Material science of in-directly expanded α (1,4) and (1,6) linked polymers

Davies, Suzanne (2017) Material science of in-directly expanded α (1,4) and (1,6) linked polymers. MPhil thesis, University of Nottingham.

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This research utilises twin-screw extruded directly expanded maize grits (IP1) into a secondary extrusion process, to create a homogenous intermediate product microstructure; that is later expanded into a final product using hot oil. The aim of this research is to begin to link ingredient processing to intermediate and final product microstructures and understand how this effects final product attributes.

The impact of two versus one extrusion process on final product microstructure was demonstrated with statistically significant differences in expansion ratio, viscoelastic properties of intermediates, and water release mechanisms during heating. To overcome limitations in standard analytical methods, high heating rates were used to replicate conditions more similar to that of frying.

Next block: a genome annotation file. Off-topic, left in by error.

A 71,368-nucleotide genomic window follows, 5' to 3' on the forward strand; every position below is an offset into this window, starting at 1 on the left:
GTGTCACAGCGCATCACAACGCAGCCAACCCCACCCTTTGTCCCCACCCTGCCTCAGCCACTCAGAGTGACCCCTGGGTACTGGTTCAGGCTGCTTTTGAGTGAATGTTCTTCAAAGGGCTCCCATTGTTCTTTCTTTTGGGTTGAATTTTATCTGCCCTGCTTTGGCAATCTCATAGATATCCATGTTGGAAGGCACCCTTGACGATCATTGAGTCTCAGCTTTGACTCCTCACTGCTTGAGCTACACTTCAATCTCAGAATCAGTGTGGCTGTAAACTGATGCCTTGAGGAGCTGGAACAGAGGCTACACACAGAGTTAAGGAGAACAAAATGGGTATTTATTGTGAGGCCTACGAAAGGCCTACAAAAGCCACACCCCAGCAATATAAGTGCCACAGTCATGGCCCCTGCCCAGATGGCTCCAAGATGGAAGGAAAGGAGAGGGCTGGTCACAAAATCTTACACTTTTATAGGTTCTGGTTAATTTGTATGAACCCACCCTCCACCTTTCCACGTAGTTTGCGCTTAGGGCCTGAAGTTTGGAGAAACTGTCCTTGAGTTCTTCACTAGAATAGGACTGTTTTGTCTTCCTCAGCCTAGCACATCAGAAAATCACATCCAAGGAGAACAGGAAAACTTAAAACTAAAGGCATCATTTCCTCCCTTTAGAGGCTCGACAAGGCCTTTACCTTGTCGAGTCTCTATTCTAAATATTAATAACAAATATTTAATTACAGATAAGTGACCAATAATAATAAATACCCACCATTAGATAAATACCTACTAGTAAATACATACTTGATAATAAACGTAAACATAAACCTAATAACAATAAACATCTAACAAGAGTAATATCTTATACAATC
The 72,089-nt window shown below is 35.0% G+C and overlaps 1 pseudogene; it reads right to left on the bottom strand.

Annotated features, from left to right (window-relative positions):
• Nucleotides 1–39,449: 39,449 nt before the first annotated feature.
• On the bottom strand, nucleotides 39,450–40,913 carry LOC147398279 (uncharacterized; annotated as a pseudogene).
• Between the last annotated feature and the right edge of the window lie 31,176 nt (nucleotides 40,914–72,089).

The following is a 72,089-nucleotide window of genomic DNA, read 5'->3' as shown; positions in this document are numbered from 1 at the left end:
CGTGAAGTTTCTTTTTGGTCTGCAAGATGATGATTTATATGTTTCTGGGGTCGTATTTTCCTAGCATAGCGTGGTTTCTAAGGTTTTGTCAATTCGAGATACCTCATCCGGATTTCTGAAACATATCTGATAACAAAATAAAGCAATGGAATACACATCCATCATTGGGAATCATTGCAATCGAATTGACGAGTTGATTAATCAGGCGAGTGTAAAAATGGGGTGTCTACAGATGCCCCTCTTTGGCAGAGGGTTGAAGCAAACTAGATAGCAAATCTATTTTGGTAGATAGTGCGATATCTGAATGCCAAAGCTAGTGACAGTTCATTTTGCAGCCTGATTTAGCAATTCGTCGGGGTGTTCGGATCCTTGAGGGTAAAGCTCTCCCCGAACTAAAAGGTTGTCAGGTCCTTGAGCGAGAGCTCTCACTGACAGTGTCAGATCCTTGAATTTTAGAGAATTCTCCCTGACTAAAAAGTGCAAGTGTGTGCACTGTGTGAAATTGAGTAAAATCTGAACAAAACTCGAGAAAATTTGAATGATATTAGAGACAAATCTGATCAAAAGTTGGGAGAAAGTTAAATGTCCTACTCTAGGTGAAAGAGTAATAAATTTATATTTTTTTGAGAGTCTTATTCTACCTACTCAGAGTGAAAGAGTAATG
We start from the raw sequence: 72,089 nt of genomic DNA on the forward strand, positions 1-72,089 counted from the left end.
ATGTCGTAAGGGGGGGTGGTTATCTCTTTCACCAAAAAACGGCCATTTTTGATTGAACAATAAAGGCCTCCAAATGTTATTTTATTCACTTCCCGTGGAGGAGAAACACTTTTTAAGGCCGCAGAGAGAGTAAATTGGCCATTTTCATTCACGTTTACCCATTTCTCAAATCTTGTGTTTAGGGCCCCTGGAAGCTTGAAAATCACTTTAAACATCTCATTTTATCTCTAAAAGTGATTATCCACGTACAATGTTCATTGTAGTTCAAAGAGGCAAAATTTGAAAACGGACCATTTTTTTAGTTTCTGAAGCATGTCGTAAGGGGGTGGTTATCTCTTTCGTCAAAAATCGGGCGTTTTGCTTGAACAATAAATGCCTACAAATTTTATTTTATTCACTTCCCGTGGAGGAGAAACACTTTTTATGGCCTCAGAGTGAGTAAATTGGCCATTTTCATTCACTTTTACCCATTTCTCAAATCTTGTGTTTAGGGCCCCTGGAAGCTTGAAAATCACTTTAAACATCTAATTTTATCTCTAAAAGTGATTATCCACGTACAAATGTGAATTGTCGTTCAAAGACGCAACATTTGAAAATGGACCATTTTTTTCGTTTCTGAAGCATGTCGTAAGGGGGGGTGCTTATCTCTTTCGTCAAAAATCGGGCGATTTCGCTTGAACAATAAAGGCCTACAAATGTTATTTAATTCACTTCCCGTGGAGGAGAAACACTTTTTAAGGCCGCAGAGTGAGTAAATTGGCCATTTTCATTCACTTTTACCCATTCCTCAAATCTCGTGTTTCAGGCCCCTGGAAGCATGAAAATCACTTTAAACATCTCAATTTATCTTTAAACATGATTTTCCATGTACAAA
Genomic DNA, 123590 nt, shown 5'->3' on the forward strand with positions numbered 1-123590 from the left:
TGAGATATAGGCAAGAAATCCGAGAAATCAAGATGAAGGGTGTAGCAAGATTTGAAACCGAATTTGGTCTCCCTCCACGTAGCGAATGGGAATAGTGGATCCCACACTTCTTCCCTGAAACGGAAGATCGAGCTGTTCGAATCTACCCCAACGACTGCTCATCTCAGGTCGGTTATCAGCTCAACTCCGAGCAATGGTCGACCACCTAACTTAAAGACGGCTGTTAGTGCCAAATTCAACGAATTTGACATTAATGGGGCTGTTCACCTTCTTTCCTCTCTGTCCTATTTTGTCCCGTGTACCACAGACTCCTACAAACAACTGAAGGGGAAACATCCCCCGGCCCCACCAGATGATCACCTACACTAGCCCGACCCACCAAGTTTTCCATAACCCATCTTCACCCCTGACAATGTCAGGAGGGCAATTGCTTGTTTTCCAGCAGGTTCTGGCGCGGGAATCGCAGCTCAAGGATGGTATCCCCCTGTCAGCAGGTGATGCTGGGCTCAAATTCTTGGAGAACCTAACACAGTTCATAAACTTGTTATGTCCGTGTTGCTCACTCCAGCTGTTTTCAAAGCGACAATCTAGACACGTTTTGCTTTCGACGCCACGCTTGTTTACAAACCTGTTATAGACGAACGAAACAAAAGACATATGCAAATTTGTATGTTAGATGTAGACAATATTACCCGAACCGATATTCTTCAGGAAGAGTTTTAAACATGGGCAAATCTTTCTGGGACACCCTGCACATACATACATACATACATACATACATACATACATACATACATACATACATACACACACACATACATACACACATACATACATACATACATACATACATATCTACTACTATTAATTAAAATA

Using a secondary single-screw extrusion process, intermediates were manufactured with the incorporation of semi-crystalline materials at 10 % (rice flour (RF), micro-crystalline cellulose (MCC) and potato starch (PS)) into the amorphous starch matrix to design an intermediate and final product microstructure. PS increased expansion ratio but decreased cell sizes and both MCC and RF were found to decrease expansion ratio. Initial sensory screening suggested 10 % semi-crystalline material can impact the textural attributes of final products, with MCC and RF being more effective. This work has delivered proof of principle of a design-led microstructure approach to final product attributes.

Item Type: Thesis (University of Nottingham only) (MPhil)
Supervisors: Wolf, B.
Foster, Timothy
Subjects: T Technology > TP Chemical technology > TP 368 Food processing and manufacture
Faculties/Schools: UK Campuses > Faculty of Science > School of Biosciences
Item ID: 48802
Depositing User: Davies, Suzanne
Date Deposited: 27 Sep 2021 11:53
Last Modified: 27 Sep 2021 11:54

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